Editors note: This is a guest post by Laura Quin, Senior Manager of Brand Marketing and Communications at World First
Whether you’re just starting out or are a seasoned pro, there’s always one common goal for online sellers – growing your bottom line. And with the US e-Commerce market generating $423 billion in sales, according to a report from eMarketer, there’s plenty of opportunity to do so. But what about looking further afield and exploring beyond the domestic market?
The figures make it sound appealing for sure. eCommerce markets outside of the US were responsible for an enormous $1.5 trillion in sales last year – or put another way, 80% of all global ecommerce sales. It’s not just the sheer size of the non-domestic market though. Here are some more reasons you should think about stepping into new markets:
- The growth prospects for cross-border ecommerce sales (selling from one country to consumers in another) are expected to quadruple in size by 2020 according to ecommerce giant Alibaba.
- There’s less competition with only 1 in 3 domestic US sellers anticipating taking their business international in the next 12 months according to a 2016 survey by PayPal.
- And, it’s easier than ever before to take the leap and expand your business, thanks to marketplaces like Amazon, eBay and Rakuten.
Before you get started selling internationally, there’s a few things you’ll want to have straight though.
First off you’ll want to do your research and make sure that where you’re planning to expand your business, has strong demand for your products. Think in terms of culture, climate and demographics when comparing your product in the new market. And be aware of any local product laws that apply. Not every region has the same rules and regulations as the US when it comes to things like product ingredients for example.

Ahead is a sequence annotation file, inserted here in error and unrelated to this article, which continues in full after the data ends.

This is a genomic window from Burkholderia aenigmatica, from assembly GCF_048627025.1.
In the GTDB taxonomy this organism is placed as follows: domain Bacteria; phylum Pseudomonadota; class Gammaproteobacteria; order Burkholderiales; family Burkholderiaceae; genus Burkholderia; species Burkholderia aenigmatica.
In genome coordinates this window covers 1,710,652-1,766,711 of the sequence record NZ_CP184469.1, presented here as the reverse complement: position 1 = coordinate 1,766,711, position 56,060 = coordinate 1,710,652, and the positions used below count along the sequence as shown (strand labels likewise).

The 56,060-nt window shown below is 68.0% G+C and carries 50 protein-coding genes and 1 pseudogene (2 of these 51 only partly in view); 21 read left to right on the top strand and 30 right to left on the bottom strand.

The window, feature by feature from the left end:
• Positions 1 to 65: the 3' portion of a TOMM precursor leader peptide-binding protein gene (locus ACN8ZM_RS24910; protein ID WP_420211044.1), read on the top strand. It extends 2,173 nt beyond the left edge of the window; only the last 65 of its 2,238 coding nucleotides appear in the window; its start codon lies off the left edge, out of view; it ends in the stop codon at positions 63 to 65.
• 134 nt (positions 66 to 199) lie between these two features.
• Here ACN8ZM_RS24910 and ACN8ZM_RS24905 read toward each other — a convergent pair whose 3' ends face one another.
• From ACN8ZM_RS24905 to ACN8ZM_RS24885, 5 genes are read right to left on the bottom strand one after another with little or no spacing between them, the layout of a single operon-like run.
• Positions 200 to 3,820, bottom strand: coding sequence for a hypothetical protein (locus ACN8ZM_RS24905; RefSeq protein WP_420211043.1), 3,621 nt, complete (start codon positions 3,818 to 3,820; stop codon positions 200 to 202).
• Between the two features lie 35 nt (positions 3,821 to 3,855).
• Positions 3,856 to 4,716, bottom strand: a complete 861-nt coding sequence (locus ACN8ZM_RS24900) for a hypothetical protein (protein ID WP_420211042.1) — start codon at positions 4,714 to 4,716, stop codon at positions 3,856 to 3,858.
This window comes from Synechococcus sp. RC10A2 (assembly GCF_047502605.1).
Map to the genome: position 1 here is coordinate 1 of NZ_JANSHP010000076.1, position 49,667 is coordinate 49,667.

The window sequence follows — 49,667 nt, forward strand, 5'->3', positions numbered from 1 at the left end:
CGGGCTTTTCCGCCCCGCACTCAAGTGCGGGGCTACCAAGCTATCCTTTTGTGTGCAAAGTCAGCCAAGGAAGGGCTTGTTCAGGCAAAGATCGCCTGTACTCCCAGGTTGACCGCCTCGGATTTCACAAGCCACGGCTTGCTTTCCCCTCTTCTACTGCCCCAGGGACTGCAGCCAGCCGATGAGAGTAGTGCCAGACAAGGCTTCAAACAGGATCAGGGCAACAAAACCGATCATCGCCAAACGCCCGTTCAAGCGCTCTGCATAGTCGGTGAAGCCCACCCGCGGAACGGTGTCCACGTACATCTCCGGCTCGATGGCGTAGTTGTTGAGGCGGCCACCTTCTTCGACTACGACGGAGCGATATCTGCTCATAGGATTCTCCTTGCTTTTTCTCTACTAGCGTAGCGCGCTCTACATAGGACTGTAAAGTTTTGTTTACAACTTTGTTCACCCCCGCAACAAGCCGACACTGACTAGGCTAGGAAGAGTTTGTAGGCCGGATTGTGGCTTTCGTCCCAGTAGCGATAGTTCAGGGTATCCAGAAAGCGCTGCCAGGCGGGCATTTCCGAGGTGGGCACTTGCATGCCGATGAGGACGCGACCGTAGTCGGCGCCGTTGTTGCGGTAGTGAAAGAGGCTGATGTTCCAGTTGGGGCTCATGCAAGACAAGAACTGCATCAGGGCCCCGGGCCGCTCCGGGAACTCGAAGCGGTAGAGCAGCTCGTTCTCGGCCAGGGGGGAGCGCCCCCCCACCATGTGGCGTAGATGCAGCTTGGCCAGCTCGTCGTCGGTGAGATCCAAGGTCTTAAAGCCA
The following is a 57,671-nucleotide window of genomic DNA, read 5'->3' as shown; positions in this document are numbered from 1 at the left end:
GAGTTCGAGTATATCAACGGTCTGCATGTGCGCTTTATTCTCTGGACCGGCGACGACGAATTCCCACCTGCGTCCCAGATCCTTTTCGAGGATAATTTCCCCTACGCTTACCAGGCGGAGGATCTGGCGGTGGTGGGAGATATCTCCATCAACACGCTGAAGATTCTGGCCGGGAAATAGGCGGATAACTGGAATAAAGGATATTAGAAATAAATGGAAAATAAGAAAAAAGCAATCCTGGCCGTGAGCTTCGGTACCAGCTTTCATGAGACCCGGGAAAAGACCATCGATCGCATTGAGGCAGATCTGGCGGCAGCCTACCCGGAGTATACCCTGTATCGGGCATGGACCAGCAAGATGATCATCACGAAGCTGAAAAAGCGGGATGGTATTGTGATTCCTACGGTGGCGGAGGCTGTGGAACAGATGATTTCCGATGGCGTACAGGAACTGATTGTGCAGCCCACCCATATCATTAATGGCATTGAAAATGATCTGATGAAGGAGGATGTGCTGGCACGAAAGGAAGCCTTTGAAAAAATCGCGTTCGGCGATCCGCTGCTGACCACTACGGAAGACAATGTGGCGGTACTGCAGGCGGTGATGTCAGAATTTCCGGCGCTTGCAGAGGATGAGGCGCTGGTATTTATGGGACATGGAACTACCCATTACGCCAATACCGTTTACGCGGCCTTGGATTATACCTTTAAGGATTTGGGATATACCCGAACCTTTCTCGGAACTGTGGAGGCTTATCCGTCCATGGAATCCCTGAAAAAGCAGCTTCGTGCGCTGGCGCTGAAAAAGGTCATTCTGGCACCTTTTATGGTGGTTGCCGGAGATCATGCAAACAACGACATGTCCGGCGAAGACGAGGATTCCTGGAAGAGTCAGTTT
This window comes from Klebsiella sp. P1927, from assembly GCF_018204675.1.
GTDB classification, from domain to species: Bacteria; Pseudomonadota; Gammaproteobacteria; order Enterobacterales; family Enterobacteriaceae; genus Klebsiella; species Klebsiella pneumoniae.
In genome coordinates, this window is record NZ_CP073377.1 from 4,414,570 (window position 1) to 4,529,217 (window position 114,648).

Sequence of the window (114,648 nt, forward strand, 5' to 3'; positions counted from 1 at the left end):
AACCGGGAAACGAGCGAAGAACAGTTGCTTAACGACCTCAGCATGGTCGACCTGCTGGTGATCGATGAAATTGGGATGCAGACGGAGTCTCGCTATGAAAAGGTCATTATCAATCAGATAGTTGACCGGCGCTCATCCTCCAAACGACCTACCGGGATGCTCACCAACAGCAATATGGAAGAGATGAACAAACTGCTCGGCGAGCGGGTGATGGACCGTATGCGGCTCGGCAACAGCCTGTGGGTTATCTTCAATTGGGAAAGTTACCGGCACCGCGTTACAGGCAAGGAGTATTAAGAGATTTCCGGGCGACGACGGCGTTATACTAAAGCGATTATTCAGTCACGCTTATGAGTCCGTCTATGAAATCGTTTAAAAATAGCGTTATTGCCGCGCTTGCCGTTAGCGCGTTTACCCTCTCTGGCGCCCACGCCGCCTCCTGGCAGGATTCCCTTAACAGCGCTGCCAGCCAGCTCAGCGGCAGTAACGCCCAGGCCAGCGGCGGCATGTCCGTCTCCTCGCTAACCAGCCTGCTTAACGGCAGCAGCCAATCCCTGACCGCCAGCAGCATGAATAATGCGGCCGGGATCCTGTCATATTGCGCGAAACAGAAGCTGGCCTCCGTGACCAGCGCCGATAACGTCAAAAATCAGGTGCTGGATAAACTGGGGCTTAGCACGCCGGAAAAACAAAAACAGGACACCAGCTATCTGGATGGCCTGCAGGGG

Secondly, when it comes to some countries like France, Germany, Japan or China, there will be more in the way of translation and localization needs than choosing to expand to the United Kingdom, where we share the same language. In Japan, for example, Amazon requires you to have native speakers on hand to provide customer service in order to keep your account in good standing. But don’t worry about having to do that in-house; there are many providers specializing in other cultures and languages that can help.
Finally, there’s shipping and logistics. Some sellers prefer to use the marketplace’s own fulfillment options, like Amazon FBA, while others prefer to go with a specialist logistics provider especially when they’re starting out in a new market. It’s key to get to know the market and the most efficient shipping and logistics routes. And don’t forget any tax liabilities that you could incur in the new region – from VAT in the UK and Europe, to Consumption Tax in Japan, to name a few. There are plenty of experts out there to help you navigate this area.
Once you’ve picked a new market and your sales are coming in, keep in mind that these earnings will be in a foreign currency. Typically, the marketplace will transfer these funds back to your domestic bank account for you at a time and exchange rate of their choosing. Instead, companies like World First are able to provide you with an in-country receiving account, which lets you take control of when your funds are transferred, while also offering competitive, transparent exchange rates. The marketplace transfers your earnings to your in-country account and you can then transfer your funds back home, potentially saving hundreds of dollars on conversion costs every time.
So what are you waiting for? A world of new customers and opportunities await.
About World First:
World First specialize in making international payments simple, fast and fuss-free for businesses with global ambitions. We combine best-in-class technology with award-winning customer service to provide our clients with a better way. We operate all over the world and have over 600 employees based in six offices in London, Sydney, Austin (TX), Hong Kong, Singapore and Amsterdam. We’ve helped over 120,000 people, small businesses and online sellers transfer over $76bn since we launched in 2004. Our clients never stop. And neither do we. Find out more here.
Laura Quin is a Senior Manager of Brand Marketing and Communications at World First. With over 8 years of experience in the international payments industry, Laura has a wealth of knowledge understanding the needs of online sellers and business owners when it comes to growing their business globally and making international payments. Her career spans experience in the London office of World First, in Washington D.C., and now in Austin, TX. She has a keen interest in all things payments, foreign exchange, and small business, but in her free time has a passion for golf, reading, traveling, and fitness.